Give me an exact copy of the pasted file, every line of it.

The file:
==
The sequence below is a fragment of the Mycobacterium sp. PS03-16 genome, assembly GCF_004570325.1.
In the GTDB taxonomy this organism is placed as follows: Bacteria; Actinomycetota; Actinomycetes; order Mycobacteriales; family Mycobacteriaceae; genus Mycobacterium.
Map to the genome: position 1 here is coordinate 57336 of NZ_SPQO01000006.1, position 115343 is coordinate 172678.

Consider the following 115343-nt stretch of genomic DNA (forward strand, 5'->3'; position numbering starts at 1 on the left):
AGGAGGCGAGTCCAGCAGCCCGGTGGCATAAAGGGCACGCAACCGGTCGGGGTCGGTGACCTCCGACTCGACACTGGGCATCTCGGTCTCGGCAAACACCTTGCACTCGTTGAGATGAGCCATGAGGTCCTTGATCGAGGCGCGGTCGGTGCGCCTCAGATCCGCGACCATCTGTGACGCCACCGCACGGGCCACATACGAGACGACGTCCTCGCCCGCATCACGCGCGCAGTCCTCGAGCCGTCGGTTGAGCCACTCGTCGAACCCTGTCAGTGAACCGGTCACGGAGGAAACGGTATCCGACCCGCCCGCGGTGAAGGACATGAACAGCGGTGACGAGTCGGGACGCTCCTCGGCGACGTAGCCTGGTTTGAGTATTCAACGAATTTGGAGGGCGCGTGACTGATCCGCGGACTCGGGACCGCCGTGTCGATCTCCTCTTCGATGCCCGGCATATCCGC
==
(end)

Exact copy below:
The sequence below is a fragment of the Mycobacterium sp. PS03-16 genome, assembly GCF_004570325.1.
In the GTDB taxonomy this organism is placed as follows: Bacteria; Actinomycetota; Actinomycetes; order Mycobacteriales; family Mycobacteriaceae; genus Mycobacterium.
Map to the genome: position 1 here is coordinate 57336 of NZ_SPQO01000006.1, position 115343 is coordinate 172678.

Consider the following 115343-nt stretch of genomic DNA (forward strand, 5'->3'; position numbering starts at 1 on the left):
AGGAGGCGAGTCCAGCAGCCCGGTGGCATAAAGGGCACGCAACCGGTCGGGGTCGGTGACCTCCGACTCGACACTGGGCATCTCGGTCTCGGCAAACACCTTGCACTCGTTGAGATGAGCCATGAGGTCCTTGATCGAGGCGCGGTCGGTGCGCCTCAGATCCGCGACCATCTGTGACGCCACCGCACGGGCCACATACGAGACGACGTCCTCGCCCGCATCACGCGCGCAGTCCTCGAGCCGTCGGTTGAGCCACTCGTCGAACCCTGTCAGTGAACCGGTCACGGAGGAAACGGTATCCGACCCGCCCGCGGTGAAGGACATGAACAGCGGTGACGAGTCGGGACGCTCCTCGGCGACGTAGCCTGGTTTGAGTATTCAACGAATTTGGAGGGCGCGTGACTGATCCGCGGACTCGGGACCGCCGTGTCGATCTCCTCTTCGATGCCCGGCATATCCGC